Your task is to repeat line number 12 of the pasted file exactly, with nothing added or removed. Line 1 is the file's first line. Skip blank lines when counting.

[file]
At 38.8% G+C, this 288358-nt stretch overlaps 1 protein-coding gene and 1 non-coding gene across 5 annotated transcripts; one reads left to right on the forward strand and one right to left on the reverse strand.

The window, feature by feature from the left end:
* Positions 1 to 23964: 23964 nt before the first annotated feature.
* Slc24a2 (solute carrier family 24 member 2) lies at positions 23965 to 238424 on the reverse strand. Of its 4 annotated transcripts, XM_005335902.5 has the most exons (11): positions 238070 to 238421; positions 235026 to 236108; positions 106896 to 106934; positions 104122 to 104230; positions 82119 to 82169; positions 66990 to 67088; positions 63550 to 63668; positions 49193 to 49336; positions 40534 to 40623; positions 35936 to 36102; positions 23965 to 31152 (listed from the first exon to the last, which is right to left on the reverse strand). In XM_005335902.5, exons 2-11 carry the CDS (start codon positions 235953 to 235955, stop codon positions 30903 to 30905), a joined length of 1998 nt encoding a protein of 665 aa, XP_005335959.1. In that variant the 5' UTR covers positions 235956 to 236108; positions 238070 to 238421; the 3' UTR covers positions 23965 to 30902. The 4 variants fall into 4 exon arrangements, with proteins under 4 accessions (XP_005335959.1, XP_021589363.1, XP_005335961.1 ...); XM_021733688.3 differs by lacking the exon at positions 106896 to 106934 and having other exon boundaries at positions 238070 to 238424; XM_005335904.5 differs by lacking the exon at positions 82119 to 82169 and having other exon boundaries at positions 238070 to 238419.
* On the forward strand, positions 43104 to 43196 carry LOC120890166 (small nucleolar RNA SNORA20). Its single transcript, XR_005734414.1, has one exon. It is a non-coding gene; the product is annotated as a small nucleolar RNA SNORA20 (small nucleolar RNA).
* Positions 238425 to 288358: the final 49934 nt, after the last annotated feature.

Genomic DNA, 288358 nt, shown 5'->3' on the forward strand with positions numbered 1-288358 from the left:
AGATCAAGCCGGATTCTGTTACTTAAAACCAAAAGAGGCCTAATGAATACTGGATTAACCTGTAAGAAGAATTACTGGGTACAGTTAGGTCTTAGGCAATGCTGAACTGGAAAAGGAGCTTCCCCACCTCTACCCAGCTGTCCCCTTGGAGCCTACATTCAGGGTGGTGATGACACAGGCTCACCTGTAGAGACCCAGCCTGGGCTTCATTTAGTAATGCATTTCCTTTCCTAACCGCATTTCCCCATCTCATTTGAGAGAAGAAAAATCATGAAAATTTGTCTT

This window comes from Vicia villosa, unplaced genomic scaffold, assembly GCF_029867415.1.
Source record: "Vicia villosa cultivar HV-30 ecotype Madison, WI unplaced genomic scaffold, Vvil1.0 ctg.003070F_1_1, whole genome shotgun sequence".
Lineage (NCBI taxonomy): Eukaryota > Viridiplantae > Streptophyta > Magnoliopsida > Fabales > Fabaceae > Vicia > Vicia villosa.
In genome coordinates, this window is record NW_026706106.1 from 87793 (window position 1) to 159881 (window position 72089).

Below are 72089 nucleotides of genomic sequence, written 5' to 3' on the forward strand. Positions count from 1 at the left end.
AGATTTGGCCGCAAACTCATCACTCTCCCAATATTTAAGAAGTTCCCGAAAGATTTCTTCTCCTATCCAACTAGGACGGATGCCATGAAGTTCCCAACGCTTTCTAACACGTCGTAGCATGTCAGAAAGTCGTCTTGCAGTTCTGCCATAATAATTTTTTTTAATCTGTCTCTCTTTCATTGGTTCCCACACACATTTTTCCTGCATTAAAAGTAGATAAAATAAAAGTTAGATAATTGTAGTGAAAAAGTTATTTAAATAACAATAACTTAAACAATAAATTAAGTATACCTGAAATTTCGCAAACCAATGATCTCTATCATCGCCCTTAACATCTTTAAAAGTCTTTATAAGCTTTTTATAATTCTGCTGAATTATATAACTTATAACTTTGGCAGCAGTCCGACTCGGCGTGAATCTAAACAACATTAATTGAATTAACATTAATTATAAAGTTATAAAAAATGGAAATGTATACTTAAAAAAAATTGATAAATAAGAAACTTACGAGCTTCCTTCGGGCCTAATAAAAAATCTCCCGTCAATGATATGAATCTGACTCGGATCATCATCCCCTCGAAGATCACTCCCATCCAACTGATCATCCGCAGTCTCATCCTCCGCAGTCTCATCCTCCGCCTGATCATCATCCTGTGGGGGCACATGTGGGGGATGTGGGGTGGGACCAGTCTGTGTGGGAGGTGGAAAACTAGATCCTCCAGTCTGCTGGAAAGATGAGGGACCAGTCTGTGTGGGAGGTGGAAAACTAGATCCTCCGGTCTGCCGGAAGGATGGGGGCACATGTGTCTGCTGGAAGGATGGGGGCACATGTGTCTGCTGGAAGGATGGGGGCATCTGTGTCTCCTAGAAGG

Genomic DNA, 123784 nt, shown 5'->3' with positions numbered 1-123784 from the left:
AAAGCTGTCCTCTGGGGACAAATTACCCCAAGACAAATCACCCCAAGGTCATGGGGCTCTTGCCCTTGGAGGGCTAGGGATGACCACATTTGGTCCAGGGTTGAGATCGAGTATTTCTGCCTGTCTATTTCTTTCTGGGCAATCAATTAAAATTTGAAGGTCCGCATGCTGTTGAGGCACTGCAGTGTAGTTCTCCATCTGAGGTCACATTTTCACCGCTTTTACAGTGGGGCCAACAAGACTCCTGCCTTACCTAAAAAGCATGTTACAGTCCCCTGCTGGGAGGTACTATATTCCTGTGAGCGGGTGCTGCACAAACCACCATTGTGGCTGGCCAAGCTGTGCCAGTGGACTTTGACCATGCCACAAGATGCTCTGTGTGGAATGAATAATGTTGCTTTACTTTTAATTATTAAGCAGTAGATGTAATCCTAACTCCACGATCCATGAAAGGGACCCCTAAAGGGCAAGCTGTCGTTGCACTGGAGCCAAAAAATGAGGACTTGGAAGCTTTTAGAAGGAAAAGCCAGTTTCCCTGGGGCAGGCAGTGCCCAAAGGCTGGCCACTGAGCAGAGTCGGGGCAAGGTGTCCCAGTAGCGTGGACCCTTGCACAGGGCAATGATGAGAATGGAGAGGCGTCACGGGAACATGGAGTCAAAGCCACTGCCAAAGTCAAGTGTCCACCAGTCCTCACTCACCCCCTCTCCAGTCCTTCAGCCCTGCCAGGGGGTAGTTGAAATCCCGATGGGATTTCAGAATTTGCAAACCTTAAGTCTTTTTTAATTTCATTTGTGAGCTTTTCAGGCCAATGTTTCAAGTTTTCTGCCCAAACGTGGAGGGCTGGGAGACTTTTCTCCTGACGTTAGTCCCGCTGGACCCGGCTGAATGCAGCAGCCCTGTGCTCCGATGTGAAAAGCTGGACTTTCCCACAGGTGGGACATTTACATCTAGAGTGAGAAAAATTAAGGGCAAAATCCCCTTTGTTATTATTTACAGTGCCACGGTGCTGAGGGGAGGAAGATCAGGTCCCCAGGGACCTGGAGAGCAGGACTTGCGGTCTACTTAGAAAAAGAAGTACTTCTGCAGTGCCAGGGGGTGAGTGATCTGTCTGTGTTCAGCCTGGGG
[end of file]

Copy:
In genome coordinates, this window is record NW_026706106.1 from 87793 (window position 1) to 159881 (window position 72089).